The year has barely started and we’ve already seen large popular demonstrations all over Iran. Demonstrations, that had started with economic demands, developed into a revolt against the reactionary Islamic regime. In Tunisia, the youth have taken to the streets demanding employment and an end to IMF-imposed austerity policies. These two cases bring to mind, once again, the political instability that is spreading throughout the world and revolutionary explosions that may be detonated by little sparks.

Interest in socialism has skyrocketed over the last two years. Millions of people yearn for change and want to fight back against capitalism. They are looking for ideas and an organization that can help them do just that. But there is as yet no viable point of reference, no mass socialist party, no clear and confident exit indicated out of the burning building. As a result, most people doubt whether a serious challenge to the system and its institutions can be mounted, let alone its total overturn. This explains the revival of interest in reformism.

Recent independence movements, most notably those in Scotland and Catalonia, have caused many people to draw parallels between them and Quebec. This, combined with the identitarian turn that the mainstream Québécois nationalist parties have taken recently, forces us to return to the basics and re-evaluate the Marxist approach to this question.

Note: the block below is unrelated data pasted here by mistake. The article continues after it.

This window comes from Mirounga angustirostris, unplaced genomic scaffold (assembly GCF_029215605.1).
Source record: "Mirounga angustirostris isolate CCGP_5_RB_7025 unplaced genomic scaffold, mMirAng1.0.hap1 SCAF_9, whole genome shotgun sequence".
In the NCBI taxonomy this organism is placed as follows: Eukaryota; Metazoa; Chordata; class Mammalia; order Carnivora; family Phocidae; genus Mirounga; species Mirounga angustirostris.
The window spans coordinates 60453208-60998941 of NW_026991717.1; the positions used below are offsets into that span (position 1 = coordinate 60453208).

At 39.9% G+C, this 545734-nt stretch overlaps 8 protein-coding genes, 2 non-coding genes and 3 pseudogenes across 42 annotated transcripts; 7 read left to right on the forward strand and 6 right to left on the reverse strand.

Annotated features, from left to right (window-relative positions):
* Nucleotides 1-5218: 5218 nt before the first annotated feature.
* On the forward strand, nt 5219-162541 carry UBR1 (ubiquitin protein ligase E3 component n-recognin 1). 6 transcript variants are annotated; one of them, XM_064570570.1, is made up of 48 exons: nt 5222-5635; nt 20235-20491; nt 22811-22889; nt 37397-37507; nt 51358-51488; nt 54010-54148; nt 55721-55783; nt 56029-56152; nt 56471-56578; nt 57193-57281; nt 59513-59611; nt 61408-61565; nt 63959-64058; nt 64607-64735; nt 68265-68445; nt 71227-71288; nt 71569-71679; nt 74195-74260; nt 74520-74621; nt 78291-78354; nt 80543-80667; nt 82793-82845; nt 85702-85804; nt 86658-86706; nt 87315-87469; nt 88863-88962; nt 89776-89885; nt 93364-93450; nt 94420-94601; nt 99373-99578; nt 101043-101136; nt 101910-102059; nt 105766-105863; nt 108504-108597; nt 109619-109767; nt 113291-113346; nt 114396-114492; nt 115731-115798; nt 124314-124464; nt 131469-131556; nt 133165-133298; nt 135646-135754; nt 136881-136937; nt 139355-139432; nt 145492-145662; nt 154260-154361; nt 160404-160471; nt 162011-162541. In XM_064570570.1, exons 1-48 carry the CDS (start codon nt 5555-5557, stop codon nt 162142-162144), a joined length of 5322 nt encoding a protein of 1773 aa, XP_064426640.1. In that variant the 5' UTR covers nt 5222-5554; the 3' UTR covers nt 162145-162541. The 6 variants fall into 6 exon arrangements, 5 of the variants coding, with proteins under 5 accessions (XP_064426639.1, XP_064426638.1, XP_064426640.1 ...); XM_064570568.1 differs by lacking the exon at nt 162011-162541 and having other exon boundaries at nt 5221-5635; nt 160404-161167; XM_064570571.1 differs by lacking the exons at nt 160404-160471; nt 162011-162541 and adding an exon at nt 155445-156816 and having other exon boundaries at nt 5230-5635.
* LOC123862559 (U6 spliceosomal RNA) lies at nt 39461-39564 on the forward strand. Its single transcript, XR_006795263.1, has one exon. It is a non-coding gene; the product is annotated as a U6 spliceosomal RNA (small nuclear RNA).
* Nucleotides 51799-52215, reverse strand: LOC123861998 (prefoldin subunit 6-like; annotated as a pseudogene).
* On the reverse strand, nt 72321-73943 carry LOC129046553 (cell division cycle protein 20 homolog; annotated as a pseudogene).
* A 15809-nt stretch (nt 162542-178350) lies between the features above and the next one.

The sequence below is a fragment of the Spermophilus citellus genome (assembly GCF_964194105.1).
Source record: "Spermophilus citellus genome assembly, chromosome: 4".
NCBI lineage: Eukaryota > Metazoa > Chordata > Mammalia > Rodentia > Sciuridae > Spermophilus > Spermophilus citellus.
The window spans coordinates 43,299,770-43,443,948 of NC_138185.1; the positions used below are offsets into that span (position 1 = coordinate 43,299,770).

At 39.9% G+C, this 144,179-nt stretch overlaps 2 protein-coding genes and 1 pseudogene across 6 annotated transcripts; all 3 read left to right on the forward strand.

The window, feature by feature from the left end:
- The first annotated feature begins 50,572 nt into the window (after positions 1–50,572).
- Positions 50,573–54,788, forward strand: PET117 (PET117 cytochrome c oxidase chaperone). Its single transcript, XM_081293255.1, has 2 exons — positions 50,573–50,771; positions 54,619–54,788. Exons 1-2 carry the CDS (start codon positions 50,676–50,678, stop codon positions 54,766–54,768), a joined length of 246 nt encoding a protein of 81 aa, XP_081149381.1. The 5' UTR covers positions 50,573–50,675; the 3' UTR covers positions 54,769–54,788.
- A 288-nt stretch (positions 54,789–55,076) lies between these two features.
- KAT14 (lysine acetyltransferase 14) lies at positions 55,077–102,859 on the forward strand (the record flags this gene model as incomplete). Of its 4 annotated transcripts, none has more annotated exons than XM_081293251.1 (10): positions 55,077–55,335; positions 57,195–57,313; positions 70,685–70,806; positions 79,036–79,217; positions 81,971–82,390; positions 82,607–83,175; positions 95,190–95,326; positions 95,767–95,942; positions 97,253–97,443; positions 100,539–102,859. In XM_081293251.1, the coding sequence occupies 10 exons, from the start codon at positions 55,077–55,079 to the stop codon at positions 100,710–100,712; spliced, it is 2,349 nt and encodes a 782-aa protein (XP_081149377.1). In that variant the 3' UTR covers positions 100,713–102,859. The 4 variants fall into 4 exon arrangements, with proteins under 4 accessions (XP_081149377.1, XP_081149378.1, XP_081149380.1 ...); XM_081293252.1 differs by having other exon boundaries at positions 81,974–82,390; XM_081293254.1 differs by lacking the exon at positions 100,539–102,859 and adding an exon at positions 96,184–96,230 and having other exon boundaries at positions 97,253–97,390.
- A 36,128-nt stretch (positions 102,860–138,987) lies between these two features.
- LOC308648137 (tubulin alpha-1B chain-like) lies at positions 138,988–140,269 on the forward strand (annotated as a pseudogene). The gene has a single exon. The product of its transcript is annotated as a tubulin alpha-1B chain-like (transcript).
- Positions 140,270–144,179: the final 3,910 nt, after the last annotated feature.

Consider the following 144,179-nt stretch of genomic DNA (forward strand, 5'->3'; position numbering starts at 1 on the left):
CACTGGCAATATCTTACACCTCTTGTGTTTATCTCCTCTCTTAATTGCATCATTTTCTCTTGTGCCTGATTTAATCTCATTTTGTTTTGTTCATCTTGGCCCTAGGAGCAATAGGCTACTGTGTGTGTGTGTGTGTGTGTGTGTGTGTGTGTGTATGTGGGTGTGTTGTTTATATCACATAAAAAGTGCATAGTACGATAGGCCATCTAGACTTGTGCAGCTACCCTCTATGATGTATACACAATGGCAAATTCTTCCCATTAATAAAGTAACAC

The student loan industry's parasitism is matched by the Democratic Party's unwillingness to take them on. Martin Scorsese’s classic 1991 film Goodfellas lays bare the basic operations of the mafia. In a classic scene, narrator and mobster Henry Hill describes the fate that befalls those who partner with the mob.

The economic situation facing the masses in Venezuela has suffered a sharp turn for the worse over the Christmas period. The problems that already existed have worsened, with prices spiralling out of control, a further collapse of the transport system and an aggravation of scarcity (of food, fuel and cash). This has led to scattered protests and incidents of looting.

 Neither taxation nor privatization will keep our water clean, bridges safe, or roads intact. Taking control over these essentials means a fight against those who hold them–and us–hostage under a failing system.

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